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CBER Press Release
1/31/2014
Huntington, WV–The West Virginia Stock Index, which has tracked the top 25 publicly traded companies that operate in West Virginia, is celebrating its tenth anniversary. The Center for Business and Economic Research (CBER) began the West Virginia Stock Index as a method to track the financial performance of the dominant publicly traded firms that operate in the State. The West Virginia Stock Index is updated weekly and available by visiting marshall.edu/cber. The West Virginia Stock Index is weighted by the number of employees and accounts for over 60,000 workers through the State. Companies in the index include (in order of employment): Wal-Mart, Alpha Natural Resources, Kroger, CONSOL Energy, Patriot Coal Corporation, Lowe’s Companies, Mylan Incorporated, American Electric Power, El DuPont de Nemours, Sears Holdings Corporation, Pilgrim’s Pride Corporation, First Energy, CSX Corporation, Rite Aid Corporation, Bob Evans Farms, Frontier Telecommunications, Alliant Techsystems, MTR Gaming, Dollar General, Darden Restaurants, BB&T, Dominion Transmission Incorporated, Cracker Barrel Old Country Store, Toyota Motor Manufacturing, and Quad Graphics. “The Index allows for the comparison of the performance of dominant firms in West Virginia to the DOW Index, one of the best-known market indicators. The DOW is comprised of 30 “blue-chip” firms outside of the utilities and transportation sectors. Presently, only Wal-Mart and DuPont are components of both the WV index and the DOW. The index is weighted by employment, so firms with a larger presence as indicated by employment have greater influence on the index level,” Christine Risch, Director of Resource and Energy Economics at CBER, said. During its ten years of existence, the West Virginia Stock Index has illustrated a wide variety of trends in the market. The WV Stock Index is heavily weighted toward the retail industry, at nearly 40% of employment. In spite of the large numbers of employment, as an industry this group of firms is associated with relatively few major newsworthy events. The primary exception is the acquisition of Kmart by Sears in 2005. The index is also weighted toward mining and utilities, at about 30% of employment. The index showed considerable response to the Upper Big Branch mine disaster as Massey Energy was at the time the second largest firm in the index, but did not respond to the 2005 Sago disaster as International Coal Group was not part of the index. “The year 2007 stands out as a “non-event” year due to the dearth of events prior to the beginning of the Great Recession in December of 2007. There were no stock splits, no acquisitions and few major newsworthy events for the portfolio firms. Although the index and the DOW were somewhat volatile it was in hindsight the year of relative calm before the storm of economic decline,” Risch said. CBER will continue the West Virginia Stock Index and will modify the composition of the firms to reflect the changing levels of employment. With the addition of Dominion Transmission, Dollar General, Toyota, Cracker Barrel and Quad Graphics to the index in 2013, the diversity of industries represented within the index has expanded. CBER provides economic research to public, private and non-profit sectors, specializing in the areas of energy, policy, education and healthcare. For more information about CBER and the West Virginia Stock Index visit marshall.edu/cber.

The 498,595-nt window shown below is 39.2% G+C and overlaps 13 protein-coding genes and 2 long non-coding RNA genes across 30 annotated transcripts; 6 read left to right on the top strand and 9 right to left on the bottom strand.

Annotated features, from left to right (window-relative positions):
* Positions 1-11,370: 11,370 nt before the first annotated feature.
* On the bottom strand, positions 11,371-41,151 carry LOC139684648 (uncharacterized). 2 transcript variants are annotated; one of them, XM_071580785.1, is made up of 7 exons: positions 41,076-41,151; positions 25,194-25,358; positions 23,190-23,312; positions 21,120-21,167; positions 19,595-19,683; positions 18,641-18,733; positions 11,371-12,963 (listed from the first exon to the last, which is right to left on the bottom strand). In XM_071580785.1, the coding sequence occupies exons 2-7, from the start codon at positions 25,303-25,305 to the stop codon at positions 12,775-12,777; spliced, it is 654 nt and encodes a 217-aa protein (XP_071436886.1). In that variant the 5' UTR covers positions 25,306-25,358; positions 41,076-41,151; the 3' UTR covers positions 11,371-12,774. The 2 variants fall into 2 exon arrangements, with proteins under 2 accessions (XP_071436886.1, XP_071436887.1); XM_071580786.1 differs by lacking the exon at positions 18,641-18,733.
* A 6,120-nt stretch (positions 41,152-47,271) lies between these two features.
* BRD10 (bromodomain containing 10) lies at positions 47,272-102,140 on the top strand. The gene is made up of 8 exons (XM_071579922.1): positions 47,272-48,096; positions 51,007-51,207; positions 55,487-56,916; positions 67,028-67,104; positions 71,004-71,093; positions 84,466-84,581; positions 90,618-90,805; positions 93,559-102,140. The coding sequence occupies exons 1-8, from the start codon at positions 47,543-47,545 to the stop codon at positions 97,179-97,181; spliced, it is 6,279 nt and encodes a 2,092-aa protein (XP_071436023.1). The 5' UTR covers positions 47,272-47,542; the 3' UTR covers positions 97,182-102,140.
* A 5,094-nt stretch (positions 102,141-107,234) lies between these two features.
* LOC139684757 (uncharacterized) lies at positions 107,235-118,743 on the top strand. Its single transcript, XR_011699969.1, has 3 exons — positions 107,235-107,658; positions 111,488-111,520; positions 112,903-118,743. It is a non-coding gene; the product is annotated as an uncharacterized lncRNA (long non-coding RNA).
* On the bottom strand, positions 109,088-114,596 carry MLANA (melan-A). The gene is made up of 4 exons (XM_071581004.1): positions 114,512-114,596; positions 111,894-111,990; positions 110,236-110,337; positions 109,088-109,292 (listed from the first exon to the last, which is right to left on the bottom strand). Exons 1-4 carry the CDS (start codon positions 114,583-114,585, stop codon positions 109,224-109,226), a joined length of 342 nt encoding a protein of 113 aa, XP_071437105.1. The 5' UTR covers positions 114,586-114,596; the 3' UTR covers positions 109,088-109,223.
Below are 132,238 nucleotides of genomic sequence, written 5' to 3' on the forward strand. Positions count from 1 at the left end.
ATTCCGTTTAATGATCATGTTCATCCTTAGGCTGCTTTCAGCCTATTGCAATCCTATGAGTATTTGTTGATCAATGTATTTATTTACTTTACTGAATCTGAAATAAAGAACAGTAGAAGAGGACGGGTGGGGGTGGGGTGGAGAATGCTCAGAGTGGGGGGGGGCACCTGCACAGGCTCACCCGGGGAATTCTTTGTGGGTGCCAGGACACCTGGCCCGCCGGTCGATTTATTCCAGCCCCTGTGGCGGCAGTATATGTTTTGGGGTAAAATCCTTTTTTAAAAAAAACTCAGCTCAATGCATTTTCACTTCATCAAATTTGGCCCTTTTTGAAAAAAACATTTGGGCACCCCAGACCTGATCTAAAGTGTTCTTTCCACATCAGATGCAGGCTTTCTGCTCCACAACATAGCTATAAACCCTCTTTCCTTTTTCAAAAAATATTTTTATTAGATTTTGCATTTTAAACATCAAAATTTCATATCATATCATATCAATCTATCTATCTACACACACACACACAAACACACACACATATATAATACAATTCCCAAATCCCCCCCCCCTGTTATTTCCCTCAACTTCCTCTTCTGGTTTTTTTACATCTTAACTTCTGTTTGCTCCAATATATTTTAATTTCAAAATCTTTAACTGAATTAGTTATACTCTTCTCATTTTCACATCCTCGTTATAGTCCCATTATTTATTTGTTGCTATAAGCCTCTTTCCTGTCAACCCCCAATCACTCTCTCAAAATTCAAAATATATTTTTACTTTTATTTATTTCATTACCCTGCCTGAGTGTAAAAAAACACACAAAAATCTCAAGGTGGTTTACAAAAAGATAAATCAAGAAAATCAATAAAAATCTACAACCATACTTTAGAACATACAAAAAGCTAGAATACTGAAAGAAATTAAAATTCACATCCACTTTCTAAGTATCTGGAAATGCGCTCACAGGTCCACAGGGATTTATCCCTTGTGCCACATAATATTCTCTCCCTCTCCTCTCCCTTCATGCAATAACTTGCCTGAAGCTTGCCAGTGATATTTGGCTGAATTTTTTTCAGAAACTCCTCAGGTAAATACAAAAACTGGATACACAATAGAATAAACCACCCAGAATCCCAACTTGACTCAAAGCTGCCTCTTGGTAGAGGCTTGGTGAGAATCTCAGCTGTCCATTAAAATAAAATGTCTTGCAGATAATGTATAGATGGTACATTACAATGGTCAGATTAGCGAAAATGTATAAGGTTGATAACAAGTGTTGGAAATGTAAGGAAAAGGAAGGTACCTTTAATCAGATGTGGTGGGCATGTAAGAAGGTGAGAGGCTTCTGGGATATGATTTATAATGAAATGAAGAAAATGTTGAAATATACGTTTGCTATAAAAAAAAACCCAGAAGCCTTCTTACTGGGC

http://www.marshall.edu/cber/about/news/2014

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